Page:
0

These 2 sentences are in my course book but I doubt its accuracy and I have to choose one of them. It's under zero/first conditional category.

which one is correct and why

1) Don't worry. Rob will have passed the exam if he studied enough.

2) Don't worry. Rob has passed the exam if he studied enough.

please tell me if both are correct with differences in meaning or

If none of them are correct, give me the right form.

  • 2
    Both are grammatical. – green_ideas May 15 '17 at 13:27
  • I think the correct form is : Rob would have passed the exam if he studied enough. – Chiller May 15 '17 at 13:33
  • The first one is correct but only in a very specific situation where the speaker was speaking about this hypothetically, knowing that Rob had been taking the exam but not yet knowing its results nor how much Rob had studied. I would imagine two girlfriends, one comforting the other. I just mean that I think this example is a little bit forced. – Teacher KSHuang May 16 '17 at 9:43
  • I'm having difficulty thinking of a context for the second one. Not sure why it's getting upvotes for grammaticality, but probably just a lapse on my part :O :). @Clare, could you please help provide a possible context for the second one wherein it would be grammatical? – Teacher KSHuang May 16 '17 at 9:45
  • @TeacherKSHuang why does it use '' future perfect not future simple? Is there any difference? – Masih K May 16 '17 at 13:30
1

Your first sentence is correct

Don't worry. Rob will have passed the exam if he studied enough.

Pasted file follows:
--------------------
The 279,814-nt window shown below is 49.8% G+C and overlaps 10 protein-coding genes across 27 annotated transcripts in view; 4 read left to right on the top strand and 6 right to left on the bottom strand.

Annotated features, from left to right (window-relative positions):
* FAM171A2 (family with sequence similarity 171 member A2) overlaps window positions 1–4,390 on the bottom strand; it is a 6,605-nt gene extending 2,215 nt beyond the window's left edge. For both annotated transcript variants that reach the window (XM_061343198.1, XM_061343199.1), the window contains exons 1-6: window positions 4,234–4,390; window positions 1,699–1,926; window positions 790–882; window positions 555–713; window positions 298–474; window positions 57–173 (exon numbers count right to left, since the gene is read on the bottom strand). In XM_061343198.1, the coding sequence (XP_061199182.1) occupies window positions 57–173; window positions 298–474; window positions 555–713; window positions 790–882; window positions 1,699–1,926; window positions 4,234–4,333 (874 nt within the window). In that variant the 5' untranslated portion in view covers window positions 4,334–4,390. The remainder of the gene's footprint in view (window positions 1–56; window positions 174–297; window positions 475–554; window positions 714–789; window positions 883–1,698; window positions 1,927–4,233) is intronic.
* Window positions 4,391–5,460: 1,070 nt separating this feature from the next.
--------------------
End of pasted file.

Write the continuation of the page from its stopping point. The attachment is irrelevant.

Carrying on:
You would say this after the test, will have passed is the hypothetical scenario given the condition "if he studied enough*"

You could also say after studying

Don't worry. Rob will pass the exam if he studied enough.

Or while he is still studying

Don't worry. Rob will pass the exam if he studies enough.

Your second sentence is almost correct

Don't worry. Rob has passed the exam if he studied enough.

better might be

Don't worry. Rob passed the exam since he studied enough.

which is a statement of fact and might be a follow up to your first sentence.

  • Thanks. I'm looking for a clearer answer considering perfect tenses . what are they trying to say using ''future perfect''? or the second one why ''present perfect'' – Masih K May 16 '17 at 13:32
  • The conditional is real past: Rob has done the test, and he has got his result, but the 1st and 2nd persons in the example don't know the result. In such a case (a single event in the past that is not certain from the speakers point of view), is example 2 of the OP grammatical and correct or not? – BazAU Jan 9 '18 at 13:25

Your Answer

By clicking “Post Your Answer”, you agree to our terms of service, privacy policy and cookie policy

Not the answer you're looking for? Browse other questions tagged or ask your own question.